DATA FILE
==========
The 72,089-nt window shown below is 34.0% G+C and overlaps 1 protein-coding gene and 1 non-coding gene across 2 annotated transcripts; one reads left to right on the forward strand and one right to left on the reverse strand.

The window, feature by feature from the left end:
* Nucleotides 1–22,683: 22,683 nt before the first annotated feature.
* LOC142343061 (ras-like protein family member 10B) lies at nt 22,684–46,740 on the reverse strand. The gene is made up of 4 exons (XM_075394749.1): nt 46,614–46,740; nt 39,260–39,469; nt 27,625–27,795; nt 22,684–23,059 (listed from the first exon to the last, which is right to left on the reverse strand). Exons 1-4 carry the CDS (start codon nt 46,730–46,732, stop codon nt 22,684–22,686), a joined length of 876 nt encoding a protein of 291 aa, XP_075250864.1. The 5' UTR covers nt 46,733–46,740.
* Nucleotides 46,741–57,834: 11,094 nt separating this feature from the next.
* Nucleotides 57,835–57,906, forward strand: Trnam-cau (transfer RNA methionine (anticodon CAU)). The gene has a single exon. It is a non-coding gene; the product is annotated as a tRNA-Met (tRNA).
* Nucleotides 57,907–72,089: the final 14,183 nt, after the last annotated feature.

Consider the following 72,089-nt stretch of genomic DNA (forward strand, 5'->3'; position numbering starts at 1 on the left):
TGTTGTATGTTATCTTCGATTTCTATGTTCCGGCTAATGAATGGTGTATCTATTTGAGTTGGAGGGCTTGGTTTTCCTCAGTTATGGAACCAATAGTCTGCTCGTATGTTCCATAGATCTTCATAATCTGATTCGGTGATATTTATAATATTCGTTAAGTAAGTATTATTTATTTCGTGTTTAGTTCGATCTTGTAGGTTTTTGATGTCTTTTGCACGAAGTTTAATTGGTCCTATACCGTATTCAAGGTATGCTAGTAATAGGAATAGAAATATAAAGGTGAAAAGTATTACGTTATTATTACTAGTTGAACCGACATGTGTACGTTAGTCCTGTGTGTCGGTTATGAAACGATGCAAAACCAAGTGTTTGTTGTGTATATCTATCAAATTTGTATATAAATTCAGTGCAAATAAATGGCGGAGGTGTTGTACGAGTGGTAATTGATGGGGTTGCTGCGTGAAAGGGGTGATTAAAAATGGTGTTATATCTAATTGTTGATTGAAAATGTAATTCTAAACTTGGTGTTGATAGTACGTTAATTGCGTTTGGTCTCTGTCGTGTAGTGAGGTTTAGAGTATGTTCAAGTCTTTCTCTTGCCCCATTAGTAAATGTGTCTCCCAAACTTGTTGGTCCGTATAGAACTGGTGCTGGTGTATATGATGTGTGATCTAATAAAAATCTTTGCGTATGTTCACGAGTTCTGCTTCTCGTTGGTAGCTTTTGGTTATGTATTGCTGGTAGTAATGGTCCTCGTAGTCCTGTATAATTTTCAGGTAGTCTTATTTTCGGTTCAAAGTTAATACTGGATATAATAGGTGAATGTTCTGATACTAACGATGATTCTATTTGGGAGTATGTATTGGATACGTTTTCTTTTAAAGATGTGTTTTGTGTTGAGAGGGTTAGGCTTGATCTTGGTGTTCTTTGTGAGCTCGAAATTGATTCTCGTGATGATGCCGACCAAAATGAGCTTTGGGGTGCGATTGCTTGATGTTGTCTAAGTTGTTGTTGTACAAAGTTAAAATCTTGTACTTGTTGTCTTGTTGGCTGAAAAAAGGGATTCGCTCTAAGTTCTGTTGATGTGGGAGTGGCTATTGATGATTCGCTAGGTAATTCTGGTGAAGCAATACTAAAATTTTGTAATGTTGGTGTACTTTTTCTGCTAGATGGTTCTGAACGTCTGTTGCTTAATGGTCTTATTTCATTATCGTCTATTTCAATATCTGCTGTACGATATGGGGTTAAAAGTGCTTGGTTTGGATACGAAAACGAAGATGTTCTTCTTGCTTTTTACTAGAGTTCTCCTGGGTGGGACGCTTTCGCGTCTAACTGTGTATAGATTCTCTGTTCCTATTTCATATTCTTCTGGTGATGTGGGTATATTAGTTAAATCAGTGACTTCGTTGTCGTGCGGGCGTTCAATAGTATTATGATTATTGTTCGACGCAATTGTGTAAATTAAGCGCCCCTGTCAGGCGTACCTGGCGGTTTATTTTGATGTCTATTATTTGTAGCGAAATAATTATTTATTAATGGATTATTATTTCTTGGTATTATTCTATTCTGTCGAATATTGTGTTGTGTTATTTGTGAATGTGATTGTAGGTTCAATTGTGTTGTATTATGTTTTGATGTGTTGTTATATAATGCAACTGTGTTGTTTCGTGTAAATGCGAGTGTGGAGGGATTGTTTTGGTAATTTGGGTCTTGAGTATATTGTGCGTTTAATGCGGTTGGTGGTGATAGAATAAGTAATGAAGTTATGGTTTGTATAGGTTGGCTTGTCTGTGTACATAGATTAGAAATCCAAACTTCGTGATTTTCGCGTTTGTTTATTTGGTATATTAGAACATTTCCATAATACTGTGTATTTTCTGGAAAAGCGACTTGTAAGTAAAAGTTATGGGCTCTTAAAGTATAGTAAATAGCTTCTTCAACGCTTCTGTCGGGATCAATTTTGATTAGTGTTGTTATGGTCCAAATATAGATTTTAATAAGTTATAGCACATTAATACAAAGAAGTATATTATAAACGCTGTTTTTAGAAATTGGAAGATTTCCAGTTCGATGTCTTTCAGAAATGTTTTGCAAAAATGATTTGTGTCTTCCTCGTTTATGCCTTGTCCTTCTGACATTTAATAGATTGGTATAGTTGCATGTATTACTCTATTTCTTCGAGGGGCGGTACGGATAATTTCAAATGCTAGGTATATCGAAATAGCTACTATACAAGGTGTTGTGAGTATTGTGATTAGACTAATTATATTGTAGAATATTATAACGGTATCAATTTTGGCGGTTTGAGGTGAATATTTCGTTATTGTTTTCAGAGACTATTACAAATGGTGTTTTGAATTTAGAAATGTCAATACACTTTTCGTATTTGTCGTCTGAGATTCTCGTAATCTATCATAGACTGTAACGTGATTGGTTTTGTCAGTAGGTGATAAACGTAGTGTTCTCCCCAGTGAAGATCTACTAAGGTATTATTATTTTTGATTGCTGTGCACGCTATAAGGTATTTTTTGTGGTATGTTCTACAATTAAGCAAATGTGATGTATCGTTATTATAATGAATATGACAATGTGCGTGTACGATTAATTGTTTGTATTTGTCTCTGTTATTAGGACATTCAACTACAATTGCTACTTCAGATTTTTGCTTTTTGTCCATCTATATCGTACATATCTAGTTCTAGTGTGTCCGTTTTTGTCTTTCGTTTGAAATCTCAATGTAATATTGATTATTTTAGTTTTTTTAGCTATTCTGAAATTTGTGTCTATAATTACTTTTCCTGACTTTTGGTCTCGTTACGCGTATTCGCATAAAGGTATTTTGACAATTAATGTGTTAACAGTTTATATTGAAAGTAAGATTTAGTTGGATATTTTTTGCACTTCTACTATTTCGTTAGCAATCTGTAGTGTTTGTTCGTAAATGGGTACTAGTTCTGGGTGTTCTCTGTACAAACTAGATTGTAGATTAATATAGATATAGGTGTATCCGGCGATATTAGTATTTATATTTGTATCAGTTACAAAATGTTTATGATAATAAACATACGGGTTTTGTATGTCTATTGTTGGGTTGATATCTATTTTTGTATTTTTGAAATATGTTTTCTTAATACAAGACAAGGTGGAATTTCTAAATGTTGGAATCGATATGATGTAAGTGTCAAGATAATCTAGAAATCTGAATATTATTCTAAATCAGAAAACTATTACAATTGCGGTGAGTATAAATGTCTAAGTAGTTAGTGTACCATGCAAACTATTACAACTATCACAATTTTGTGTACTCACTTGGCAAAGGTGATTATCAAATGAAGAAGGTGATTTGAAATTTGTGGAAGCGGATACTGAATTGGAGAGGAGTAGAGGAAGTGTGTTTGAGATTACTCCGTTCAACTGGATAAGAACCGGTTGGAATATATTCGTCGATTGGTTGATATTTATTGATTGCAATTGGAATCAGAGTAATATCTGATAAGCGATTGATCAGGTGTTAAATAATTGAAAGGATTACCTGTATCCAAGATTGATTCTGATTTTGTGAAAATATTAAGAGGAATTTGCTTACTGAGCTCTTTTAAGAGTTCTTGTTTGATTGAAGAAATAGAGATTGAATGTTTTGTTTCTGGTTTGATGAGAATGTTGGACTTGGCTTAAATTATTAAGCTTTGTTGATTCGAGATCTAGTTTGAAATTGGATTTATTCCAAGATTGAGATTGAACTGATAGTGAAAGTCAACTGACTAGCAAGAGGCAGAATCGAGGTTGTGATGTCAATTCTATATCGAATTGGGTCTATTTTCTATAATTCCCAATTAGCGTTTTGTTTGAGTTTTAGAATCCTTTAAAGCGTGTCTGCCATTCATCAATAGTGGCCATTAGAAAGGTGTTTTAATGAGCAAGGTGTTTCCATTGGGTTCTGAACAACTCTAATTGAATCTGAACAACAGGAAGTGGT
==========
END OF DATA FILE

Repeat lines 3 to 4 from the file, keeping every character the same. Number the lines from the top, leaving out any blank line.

* Nucleotides 1–22,683: 22,683 nt before the first annotated feature.
* LOC142343061 (ras-like protein family member 10B) lies at nt 22,684–46,740 on the reverse strand. The gene is made up of 4 exons (XM_075394749.1): nt 46,614–46,740; nt 39,260–39,469; nt 27,625–27,795; nt 22,684–23,059 (listed from the first exon to the last, which is right to left on the reverse strand). Exons 1-4 carry the CDS (start codon nt 46,730–46,732, stop codon nt 22,684–22,686), a joined length of 876 nt encoding a protein of 291 aa, XP_075250864.1. The 5' UTR covers nt 46,733–46,740.